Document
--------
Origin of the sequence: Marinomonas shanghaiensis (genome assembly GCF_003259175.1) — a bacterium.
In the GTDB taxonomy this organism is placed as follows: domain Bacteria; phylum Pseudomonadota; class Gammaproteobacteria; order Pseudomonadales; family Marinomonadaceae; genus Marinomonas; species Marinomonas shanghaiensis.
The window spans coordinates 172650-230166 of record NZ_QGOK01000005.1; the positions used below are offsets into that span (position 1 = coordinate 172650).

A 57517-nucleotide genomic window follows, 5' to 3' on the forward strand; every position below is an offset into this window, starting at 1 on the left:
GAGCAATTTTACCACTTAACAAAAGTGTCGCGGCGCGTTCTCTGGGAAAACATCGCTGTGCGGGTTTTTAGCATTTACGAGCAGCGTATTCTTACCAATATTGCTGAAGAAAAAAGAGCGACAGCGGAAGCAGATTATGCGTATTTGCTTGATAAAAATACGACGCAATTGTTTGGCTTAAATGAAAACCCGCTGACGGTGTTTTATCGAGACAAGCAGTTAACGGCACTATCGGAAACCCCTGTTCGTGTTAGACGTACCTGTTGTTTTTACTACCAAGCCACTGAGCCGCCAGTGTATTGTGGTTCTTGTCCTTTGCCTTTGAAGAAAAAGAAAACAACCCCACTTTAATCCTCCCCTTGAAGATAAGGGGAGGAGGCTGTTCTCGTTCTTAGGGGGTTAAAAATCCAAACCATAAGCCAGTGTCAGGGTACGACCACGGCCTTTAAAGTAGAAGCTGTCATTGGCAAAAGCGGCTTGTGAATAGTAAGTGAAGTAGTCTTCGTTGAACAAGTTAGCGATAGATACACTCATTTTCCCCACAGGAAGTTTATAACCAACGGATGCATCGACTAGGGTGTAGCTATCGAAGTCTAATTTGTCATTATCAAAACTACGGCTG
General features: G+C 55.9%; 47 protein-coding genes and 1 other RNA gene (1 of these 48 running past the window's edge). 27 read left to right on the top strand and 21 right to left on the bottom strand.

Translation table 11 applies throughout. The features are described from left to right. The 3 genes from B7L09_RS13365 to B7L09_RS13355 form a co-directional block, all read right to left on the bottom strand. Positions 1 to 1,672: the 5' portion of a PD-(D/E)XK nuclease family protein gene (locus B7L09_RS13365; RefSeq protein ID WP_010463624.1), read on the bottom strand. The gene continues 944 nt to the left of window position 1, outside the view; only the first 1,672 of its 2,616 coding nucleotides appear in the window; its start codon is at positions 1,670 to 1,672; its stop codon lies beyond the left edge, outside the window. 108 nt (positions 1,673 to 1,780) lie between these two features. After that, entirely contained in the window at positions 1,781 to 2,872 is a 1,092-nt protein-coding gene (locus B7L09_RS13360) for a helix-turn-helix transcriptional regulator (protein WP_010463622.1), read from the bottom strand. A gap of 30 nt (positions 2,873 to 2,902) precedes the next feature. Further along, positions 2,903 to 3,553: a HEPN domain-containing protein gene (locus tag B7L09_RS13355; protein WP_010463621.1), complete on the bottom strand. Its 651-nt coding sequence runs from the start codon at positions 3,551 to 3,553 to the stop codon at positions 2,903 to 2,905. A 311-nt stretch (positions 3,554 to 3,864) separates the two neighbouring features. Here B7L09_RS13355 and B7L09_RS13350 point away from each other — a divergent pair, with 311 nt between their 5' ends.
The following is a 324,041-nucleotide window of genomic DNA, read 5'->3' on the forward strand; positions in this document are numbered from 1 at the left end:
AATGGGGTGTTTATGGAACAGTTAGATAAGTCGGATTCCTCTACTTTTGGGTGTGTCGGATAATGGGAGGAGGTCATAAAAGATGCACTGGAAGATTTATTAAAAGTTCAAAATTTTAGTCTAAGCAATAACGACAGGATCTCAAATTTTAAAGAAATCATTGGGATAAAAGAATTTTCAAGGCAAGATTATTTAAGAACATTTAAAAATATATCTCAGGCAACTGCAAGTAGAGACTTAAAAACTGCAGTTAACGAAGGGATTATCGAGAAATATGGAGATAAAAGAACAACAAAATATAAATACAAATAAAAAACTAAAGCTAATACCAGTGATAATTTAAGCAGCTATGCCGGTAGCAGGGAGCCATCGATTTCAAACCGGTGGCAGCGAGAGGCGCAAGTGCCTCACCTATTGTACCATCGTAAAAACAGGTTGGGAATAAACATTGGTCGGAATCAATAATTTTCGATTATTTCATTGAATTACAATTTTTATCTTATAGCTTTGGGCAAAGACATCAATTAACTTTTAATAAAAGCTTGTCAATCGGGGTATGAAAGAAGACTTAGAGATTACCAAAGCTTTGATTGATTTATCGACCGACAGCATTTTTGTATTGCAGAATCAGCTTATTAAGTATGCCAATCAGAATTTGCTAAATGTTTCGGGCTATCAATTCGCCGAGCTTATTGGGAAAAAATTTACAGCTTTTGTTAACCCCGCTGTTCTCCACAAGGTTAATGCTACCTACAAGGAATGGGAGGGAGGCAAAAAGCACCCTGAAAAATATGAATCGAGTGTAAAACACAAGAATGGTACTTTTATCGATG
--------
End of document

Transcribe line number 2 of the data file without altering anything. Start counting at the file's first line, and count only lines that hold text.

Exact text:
In the GTDB taxonomy this organism is placed as follows: domain Bacteria; phylum Pseudomonadota; class Gammaproteobacteria; order Pseudomonadales; family Marinomonadaceae; genus Marinomonas; species Marinomonas shanghaiensis.